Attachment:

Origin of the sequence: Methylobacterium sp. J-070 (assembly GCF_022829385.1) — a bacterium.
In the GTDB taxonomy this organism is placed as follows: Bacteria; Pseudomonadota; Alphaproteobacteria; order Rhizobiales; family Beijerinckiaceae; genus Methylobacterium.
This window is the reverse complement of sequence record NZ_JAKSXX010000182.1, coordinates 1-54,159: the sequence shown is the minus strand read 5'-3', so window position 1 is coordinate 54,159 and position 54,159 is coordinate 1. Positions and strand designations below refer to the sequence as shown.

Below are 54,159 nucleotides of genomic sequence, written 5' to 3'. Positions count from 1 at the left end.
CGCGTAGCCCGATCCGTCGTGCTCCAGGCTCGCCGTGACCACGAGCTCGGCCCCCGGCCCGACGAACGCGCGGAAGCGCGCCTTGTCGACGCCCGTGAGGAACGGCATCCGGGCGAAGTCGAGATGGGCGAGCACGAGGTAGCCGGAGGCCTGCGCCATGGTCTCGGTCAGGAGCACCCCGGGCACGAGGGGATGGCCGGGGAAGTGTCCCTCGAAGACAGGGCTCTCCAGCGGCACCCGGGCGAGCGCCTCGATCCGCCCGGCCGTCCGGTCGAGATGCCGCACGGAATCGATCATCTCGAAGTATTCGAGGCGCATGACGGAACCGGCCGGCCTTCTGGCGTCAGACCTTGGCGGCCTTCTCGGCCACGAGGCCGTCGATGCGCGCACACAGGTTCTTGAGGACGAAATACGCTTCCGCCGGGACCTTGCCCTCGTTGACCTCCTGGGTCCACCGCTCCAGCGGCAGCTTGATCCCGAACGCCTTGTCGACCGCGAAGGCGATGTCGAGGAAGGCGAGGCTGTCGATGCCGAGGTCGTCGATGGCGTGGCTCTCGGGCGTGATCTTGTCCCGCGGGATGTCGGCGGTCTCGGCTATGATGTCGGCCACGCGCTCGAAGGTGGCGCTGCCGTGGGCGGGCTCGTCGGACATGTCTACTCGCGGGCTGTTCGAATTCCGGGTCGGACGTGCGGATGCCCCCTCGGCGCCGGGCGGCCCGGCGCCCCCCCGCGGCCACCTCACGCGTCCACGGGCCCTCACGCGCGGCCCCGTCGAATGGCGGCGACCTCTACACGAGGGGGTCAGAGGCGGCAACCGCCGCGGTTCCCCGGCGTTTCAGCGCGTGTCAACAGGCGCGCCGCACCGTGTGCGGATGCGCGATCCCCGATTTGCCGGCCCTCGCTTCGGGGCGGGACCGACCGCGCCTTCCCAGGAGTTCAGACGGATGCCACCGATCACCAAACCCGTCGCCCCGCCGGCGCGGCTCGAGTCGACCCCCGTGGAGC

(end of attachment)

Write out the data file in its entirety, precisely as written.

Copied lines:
Origin of the sequence: Methylobacterium sp. J-070 (assembly GCF_022829385.1) — a bacterium.
In the GTDB taxonomy this organism is placed as follows: Bacteria; Pseudomonadota; Alphaproteobacteria; order Rhizobiales; family Beijerinckiaceae; genus Methylobacterium.
This window is the reverse complement of sequence record NZ_JAKSXX010000182.1, coordinates 1-54,159: the sequence shown is the minus strand read 5'-3', so window position 1 is coordinate 54,159 and position 54,159 is coordinate 1. Positions and strand designations below refer to the sequence as shown.

Below are 54,159 nucleotides of genomic sequence, written 5' to 3'. Positions count from 1 at the left end.
CGCGTAGCCCGATCCGTCGTGCTCCAGGCTCGCCGTGACCACGAGCTCGGCCCCCGGCCCGACGAACGCGCGGAAGCGCGCCTTGTCGACGCCCGTGAGGAACGGCATCCGGGCGAAGTCGAGATGGGCGAGCACGAGGTAGCCGGAGGCCTGCGCCATGGTCTCGGTCAGGAGCACCCCGGGCACGAGGGGATGGCCGGGGAAGTGTCCCTCGAAGACAGGGCTCTCCAGCGGCACCCGGGCGAGCGCCTCGATCCGCCCGGCCGTCCGGTCGAGATGCCGCACGGAATCGATCATCTCGAAGTATTCGAGGCGCATGACGGAACCGGCCGGCCTTCTGGCGTCAGACCTTGGCGGCCTTCTCGGCCACGAGGCCGTCGATGCGCGCACACAGGTTCTTGAGGACGAAATACGCTTCCGCCGGGACCTTGCCCTCGTTGACCTCCTGGGTCCACCGCTCCAGCGGCAGCTTGATCCCGAACGCCTTGTCGACCGCGAAGGCGATGTCGAGGAAGGCGAGGCTGTCGATGCCGAGGTCGTCGATGGCGTGGCTCTCGGGCGTGATCTTGTCCCGCGGGATGTCGGCGGTCTCGGCTATGATGTCGGCCACGCGCTCGAAGGTGGCGCTGCCGTGGGCGGGCTCGTCGGACATGTCTACTCGCGGGCTGTTCGAATTCCGGGTCGGACGTGCGGATGCCCCCTCGGCGCCGGGCGGCCCGGCGCCCCCCCGCGGCCACCTCACGCGTCCACGGGCCCTCACGCGCGGCCCCGTCGAATGGCGGCGACCTCTACACGAGGGGGTCAGAGGCGGCAACCGCCGCGGTTCCCCGGCGTTTCAGCGCGTGTCAACAGGCGCGCCGCACCGTGTGCGGATGCGCGATCCCCGATTTGCCGGCCCTCGCTTCGGGGCGGGACCGACCGCGCCTTCCCAGGAGTTCAGACGGATGCCACCGATCACCAAACCCGTCGCCCCGCCGGCGCGGCTCGAGTCGACCCCCGTGGAGC